I handed the barista a $20 bill because I wanted to break it and leave her a tip.
“Thank you so much,” she said, “but we can’t accept tips.”
The Starbucks was co-located inside an elaborate new grocery store in my neighborhood. I gestured to my surroundings.
“Because you’re in here?” I said.
“Feel free to not answer this question, but are you financially compensated for your inability to accept tips?” I said.
Without turning around, a second Starbucks barista behind her said: “No. No, we’re not.”
“So let me get this straight: The new Starbucks across the street has a bunch of workers in it and they all split the tips. You guys also work at Starbucks maybe 200 yards away and are paid the same wages, but can’t receive tips?”
“Exactly,” she said.
“Hmm. Sounds like bullshit to me. Thanks so much for the coffee.”
For all of capitalism’s faults, there is something beautiful about the freedom to pursue whatever work you want and for employers to be able to hire anyone they choose and pay them (so long as it’s at least the federally mandated minimum wage) whatever the employee is willing to work for.
Meaning, much of the responsibility lies with the employees who chose to work at a Starbucks where tipping isn’t allowed. They have the freedom to try to get a job at a Starbucks that does allow tipping. And they can get a job in an entirely different line of work if they so choose.
I HATE BAD RULES.
Decision makers sit in board rooms and fancy offices and make decisions. These are presumably the smartest people in a particular company, so I’m always floored by the decisions that seem so poorly conceived.
I’m speaking out of school here about this particular Starbucks co-located inside this particular grocery store. I’m not privy to the legal terms of the two companies’ relationship, nor whether the Starbucks is owned by a franchisee and how that might factor in.
That said, I have a fundamental problem with a Starbucks employee doing the exact same job as another Starbucks employee literally across the street but making less money for it by virtue of a rule preventing that employee from receiving tips in a line of work where tipping is a common and expected practice and income supplement.
I know a guy who goes to school and works part-time at a Starbucks. I have no idea how many hours he works, but it’s not uncommon to earn an extra $50 per week from tips.
Quick and dirty math: If an employee is making $10 per hour and working 20 hours per week part time, they’re earning $200 per week, and $10,400 per year.
An employee earning an additional $50 per week in tips would earn $2,600 more per year than an employee not getting tips.
Thus, the tipped employee doing the same job as the non-tipped employee is earning about 25 percent more. Doing the same job! In the same town! Across the street!
And I don’t get it. And I don’t like it. Because it’s a bad rule.
And bad rules are bullshit.
Anyone With a Job Gets It
And if you don’t, you’re fortunate. Because many companies have bad rules.
For example, I have a job where in addition to my paid time off, I also have a week of unpaid time that I’m allowed to use. BUT. I’m only allowed to use it AFTER I’ve exhausted my paid time off. You know, at the end of the year when you’re spending the most money on gifts and travel and presumably have the least amount of budgetary wiggle room.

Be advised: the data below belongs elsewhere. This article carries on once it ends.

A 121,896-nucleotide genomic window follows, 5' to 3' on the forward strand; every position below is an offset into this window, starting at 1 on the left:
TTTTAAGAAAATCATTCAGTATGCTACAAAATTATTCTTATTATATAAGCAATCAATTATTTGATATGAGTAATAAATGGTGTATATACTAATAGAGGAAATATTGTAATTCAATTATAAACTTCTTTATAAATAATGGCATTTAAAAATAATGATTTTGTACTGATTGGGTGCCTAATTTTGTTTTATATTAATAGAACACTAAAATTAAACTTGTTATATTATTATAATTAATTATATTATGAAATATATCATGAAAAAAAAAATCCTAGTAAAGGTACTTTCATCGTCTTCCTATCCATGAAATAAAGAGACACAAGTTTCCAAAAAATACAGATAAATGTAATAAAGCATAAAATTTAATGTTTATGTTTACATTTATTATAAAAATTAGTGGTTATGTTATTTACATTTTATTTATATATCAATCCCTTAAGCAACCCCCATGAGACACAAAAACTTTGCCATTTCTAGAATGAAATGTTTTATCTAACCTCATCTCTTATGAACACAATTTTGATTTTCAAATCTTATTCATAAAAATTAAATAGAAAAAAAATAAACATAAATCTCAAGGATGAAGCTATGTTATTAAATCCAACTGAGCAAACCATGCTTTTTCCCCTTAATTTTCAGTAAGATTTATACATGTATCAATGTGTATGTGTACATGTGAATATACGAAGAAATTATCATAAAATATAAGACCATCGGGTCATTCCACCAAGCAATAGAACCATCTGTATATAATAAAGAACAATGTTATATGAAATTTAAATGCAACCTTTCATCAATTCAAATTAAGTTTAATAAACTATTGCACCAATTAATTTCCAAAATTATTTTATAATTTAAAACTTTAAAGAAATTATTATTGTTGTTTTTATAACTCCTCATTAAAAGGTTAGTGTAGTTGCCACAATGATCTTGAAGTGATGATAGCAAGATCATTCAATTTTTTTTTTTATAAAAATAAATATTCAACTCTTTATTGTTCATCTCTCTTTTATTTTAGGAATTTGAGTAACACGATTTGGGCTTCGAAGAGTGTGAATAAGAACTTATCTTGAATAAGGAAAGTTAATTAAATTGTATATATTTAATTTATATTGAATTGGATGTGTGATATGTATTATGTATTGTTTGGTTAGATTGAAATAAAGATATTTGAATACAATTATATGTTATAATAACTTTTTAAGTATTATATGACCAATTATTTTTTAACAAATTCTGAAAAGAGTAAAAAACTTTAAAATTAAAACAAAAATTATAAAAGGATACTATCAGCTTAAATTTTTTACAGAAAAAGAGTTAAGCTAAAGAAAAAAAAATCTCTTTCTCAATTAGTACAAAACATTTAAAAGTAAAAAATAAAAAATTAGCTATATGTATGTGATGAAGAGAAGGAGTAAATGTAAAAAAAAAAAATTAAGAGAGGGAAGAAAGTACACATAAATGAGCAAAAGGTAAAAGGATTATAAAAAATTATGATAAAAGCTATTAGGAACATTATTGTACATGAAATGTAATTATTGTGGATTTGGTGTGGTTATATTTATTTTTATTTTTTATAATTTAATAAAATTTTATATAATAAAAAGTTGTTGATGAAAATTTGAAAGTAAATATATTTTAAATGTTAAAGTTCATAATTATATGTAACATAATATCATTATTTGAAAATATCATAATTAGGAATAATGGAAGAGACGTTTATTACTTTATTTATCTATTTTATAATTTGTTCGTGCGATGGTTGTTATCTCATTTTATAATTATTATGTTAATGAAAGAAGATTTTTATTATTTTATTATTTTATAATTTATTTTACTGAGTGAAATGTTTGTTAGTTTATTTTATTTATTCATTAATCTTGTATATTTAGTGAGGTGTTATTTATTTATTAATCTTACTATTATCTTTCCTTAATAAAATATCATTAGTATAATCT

What would be the harm in letting employees use their unpaid time whenever they want?
It’s a “Because I said so” rule, and I’m particularly not fond of those sorts of edicts.
How about this one?: Single parent’s child gets sick and is forced to use vacation time to care for the child (and probably also get sick and use EVEN MORE time.)
You know what I do for a living? I write stuff. On the internet. And communicate via email with my co-workers, many of whom are close enough to speak to without moving from my office chair.
Millions of people have jobs exactly like mine.
Tools for the job? Functioning computer. Internet access. Maybe a phone.
If an employee can get her job done despite having a sick child at home (and won’t the proof be in the pudding based on production?), why are we punishing said employee simply because she can’t make it into the office?
Is she competent enough to stay in touch via phone and email and send in her electronic work electronically? I know I am. And I know that my superiors know how much work I typically get done in a day or week, and it would be simple enough to gauge how much work got done when I wasn’t physically present in the office.
I have every confidence that millions and millions of employees globally can do the same thing. Maybe the weather’s severe and driving conditions are dangerous and the kids have a snow day at school. Maybe a million different things that shouldn’t matter so long as the work is getting done at the expected quality.
But in many instances, they are punished for things completely outside their control.
One sick child equals one less vacation day. And for what? So they couldn’t be physically babysat by an adult?
It’s a bad rule.
And it’s bullshit.
We don’t have to tolerate bad rules and policies.
Those are huge things that should not be compared to silly corporate policies, but are great examples of people rising up in opposition to things that don’t make sense.
There is A LOT of gray area in this world. So much that half of all voters in the United States believe something almost completely opposite of the other half about virtually every political topic. They’ll scream at each other and hurl insults in private conversation and on cable news talk shows.
It’s very frustrating sometimes, but I wouldn’t have it any other way. The open exchange of new and different ideas is how the world becomes better. And how we grow.
But sometimes there really isn’t any gray area.
Sometimes, things are just bullshit and make little sense.
We should do something about those things.